Browse Articles

A Retrospective Study of Research Data on End Stage Renal Disease

Ponnaluri et al. | Mar 09, 2016

A Retrospective Study of Research Data on End Stage Renal Disease

End Stage Renal Disease (ESRD) is a growing health concern in the United States. The authors of this study present a study of ESRD incidence over a 32-year period, providing an in-depth look at the contributions of age, race, gender, and underlying medical factors to this disease.

Read More...

Reduce the harm of acid rain to plants by producing nitrogen fertilizer through neutralization

Xu et al. | Apr 25, 2023

Reduce the harm of acid rain to plants by producing nitrogen fertilizer through neutralization
Image credit: Ave Calvar Martinez, pexels.com

The phenomenon of dying trees and plants in areas affected by acid rain has become increasingly problematic in recent times. Is there any method to efficiently utilize the rainwater and reduce the harmfulness of acid rain or make it beneficial to plants? This study aimed to investigate the potential of neutralizing acid rainwater infiltrating the soil to increase soil pH, produce beneficial salts for plants, and support better plant growth. To test this hypothesis, precipitation samples were collected from six states in the U.S. in 2022, and the pH of the acid rain was measured to obtain a representative pH value for the country. Experiments were then conducted to simulate the neutralization of acid rain and the subsequent change in soil pH levels. To evaluate the effectiveness and feasibility of this method, cat grass was planted in pots of soil soaked with solutions mimicking acid rain, with control and experimental groups receiving neutralizing agents (ammonium hydroxide) or not. Plant growth was measured by analyzing the height of the plants. Results demonstrated that neutralizing agents were effective in improving soil pH levels and that the resulting salts produced were beneficial to the growth of the grass. The findings suggest that this method could be applied on a larger agricultural scale to reduce the harmful effects of acid rain and increase agricultural efficiency.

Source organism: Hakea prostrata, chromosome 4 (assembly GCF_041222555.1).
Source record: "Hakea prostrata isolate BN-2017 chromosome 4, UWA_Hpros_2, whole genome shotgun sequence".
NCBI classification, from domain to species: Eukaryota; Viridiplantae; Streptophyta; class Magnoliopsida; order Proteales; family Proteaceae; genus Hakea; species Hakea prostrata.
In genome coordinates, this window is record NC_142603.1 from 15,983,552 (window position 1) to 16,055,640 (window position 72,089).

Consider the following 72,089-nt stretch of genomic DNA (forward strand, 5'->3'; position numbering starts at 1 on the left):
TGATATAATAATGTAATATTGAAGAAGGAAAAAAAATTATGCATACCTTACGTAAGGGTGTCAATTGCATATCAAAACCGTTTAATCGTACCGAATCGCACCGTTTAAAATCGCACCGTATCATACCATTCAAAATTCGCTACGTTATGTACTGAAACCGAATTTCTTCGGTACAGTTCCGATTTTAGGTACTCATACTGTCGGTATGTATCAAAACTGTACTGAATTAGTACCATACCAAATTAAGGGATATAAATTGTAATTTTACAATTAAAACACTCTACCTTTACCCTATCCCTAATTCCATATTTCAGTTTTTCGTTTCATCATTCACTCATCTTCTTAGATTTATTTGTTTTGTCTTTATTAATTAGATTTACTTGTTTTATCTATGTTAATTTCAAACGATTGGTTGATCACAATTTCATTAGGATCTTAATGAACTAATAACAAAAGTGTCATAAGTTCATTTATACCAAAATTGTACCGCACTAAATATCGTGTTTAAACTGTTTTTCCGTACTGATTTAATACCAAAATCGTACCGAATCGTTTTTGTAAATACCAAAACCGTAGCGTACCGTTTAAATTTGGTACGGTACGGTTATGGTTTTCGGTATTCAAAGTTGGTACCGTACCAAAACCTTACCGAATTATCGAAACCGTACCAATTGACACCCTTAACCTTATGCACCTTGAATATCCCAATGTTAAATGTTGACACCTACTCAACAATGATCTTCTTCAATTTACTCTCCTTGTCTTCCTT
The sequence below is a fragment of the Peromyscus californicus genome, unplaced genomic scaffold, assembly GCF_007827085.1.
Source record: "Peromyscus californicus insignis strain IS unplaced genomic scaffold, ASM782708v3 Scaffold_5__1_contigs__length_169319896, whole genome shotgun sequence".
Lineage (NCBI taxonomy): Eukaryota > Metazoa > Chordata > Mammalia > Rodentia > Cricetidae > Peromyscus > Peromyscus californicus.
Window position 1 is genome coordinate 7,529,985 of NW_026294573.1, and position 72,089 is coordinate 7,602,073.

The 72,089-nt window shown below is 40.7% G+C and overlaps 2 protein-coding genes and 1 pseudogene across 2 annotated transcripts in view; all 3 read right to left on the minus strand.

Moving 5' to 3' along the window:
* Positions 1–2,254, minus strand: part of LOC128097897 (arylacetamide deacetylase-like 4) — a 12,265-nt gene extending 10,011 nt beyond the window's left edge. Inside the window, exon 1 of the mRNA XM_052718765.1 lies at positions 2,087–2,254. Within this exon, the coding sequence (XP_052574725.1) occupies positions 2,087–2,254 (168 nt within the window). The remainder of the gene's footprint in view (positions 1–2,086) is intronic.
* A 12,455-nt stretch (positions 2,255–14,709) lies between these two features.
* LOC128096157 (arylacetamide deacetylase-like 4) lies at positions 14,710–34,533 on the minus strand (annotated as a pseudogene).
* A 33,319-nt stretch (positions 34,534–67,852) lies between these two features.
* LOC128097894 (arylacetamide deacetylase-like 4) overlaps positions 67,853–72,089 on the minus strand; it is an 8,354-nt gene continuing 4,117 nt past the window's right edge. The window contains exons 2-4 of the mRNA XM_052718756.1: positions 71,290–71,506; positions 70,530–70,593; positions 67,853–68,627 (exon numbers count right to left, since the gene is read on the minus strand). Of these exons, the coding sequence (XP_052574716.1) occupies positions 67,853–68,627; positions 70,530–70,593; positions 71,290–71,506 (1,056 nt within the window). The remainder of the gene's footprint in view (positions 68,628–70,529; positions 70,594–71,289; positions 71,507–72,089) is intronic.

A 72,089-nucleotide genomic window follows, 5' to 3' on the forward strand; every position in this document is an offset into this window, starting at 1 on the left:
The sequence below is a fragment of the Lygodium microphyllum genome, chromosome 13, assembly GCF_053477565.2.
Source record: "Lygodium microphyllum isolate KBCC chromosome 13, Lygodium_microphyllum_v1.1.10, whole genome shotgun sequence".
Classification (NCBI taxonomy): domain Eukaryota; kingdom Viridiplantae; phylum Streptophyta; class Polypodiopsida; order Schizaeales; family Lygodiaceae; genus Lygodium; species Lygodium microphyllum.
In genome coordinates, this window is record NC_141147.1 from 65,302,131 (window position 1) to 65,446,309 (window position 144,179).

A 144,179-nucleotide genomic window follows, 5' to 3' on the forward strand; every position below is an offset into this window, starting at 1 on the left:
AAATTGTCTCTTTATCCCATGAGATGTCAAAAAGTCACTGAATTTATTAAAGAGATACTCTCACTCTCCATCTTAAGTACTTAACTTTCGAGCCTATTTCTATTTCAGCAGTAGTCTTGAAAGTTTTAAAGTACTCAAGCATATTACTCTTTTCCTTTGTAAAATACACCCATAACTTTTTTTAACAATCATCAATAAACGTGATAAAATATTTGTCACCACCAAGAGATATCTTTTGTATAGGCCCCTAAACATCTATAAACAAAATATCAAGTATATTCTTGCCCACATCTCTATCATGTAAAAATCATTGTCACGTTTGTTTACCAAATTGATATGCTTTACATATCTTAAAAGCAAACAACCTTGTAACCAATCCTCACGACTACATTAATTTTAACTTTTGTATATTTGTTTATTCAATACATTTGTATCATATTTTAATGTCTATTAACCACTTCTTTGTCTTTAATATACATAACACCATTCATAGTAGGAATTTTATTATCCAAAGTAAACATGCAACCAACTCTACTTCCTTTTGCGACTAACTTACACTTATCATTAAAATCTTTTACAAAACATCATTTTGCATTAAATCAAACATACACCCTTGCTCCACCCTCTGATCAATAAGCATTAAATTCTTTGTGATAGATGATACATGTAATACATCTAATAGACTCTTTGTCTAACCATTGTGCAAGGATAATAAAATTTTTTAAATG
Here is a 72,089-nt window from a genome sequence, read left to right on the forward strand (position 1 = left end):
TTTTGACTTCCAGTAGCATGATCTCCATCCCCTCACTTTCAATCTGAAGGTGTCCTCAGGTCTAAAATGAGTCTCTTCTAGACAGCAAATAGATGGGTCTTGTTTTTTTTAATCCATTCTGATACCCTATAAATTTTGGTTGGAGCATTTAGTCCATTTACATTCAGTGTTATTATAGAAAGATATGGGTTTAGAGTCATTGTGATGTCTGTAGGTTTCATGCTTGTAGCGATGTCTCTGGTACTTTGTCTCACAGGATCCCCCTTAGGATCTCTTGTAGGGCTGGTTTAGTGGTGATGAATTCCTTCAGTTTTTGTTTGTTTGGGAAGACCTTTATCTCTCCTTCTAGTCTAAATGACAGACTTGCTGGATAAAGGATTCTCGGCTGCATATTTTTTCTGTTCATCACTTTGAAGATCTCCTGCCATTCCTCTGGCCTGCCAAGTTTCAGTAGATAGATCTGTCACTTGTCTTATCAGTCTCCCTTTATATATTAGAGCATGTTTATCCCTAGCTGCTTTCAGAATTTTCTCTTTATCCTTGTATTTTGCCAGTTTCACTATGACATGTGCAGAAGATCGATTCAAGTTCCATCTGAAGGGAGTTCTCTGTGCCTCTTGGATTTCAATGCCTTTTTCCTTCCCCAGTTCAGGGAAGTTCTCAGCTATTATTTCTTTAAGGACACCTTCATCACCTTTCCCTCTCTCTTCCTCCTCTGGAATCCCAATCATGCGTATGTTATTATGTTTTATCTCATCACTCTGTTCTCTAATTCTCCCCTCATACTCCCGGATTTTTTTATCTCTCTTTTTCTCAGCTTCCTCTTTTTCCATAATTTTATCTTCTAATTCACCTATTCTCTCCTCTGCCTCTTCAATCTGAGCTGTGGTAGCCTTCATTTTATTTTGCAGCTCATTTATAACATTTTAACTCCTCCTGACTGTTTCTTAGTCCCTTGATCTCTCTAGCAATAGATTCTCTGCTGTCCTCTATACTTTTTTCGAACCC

Read More...

Fitness social media is positively associated with the use of performance-enhancing drugs among young men

Tamaki et al. | Feb 01, 2024

Fitness social media is positively associated with the use of performance-enhancing drugs among young men
Image credit: Samuel Girven

Here the authors investigated the relationship between fitness-related social media and the high usage of performance-enhancing drugs (PEDs) specifically by men in the US age 18-35. In a survey with 149 participants they identified that young men that use fitness-related social media are more likely to use PEDs. Their results suggest the necessity to consider potential risk behaviors which may be related to social media consumption.

Read More...

Time-Efficient and Low-Cost Neural Network to detect plant disease on leaves and reduce food loss and waste

Singh et al. | Apr 24, 2023

Time-Efficient and Low-Cost Neural Network to detect plant disease on leaves and reduce food loss and waste

About 25% of the food grown never reaches consumers due to spoilage, and 11.5 billion pounds of produce from gardens are wasted every year. Current solutions involve farmers manually looking for and treating diseased crops. These methods of tending crops are neither time-efficient nor feasible. I used a convolutional neural network to identify signs of plant disease on leaves for garden owners and farmers.

Read More...

Can the Growth Mindset Encourage Girls to Pursue “Male” Careers?

Lateef et al. | Oct 03, 2021

Can the Growth Mindset Encourage Girls to Pursue “Male” Careers?

Despite major advances in gender equality, men still far outnumber women in science, technology, engineering and math (STEM) professions. The purpose of this project was to determine whether mindset could affect a student’s future career choices and whether this effect differed based on gender. When looking within the gender groups, 86% of females who had a growth mindset were likely to consider a “male” career, whereas only 16% of females with fixed mindset would likely to consider a “male” career. Especially for girls, cultivating a growth mindset may be a great strategy to address the problem of fewer girls picking STEM careers.

Read More...

Search Articles

Search articles by title, author name, or tags

Clear all filters

Popular Tags

Browse by school level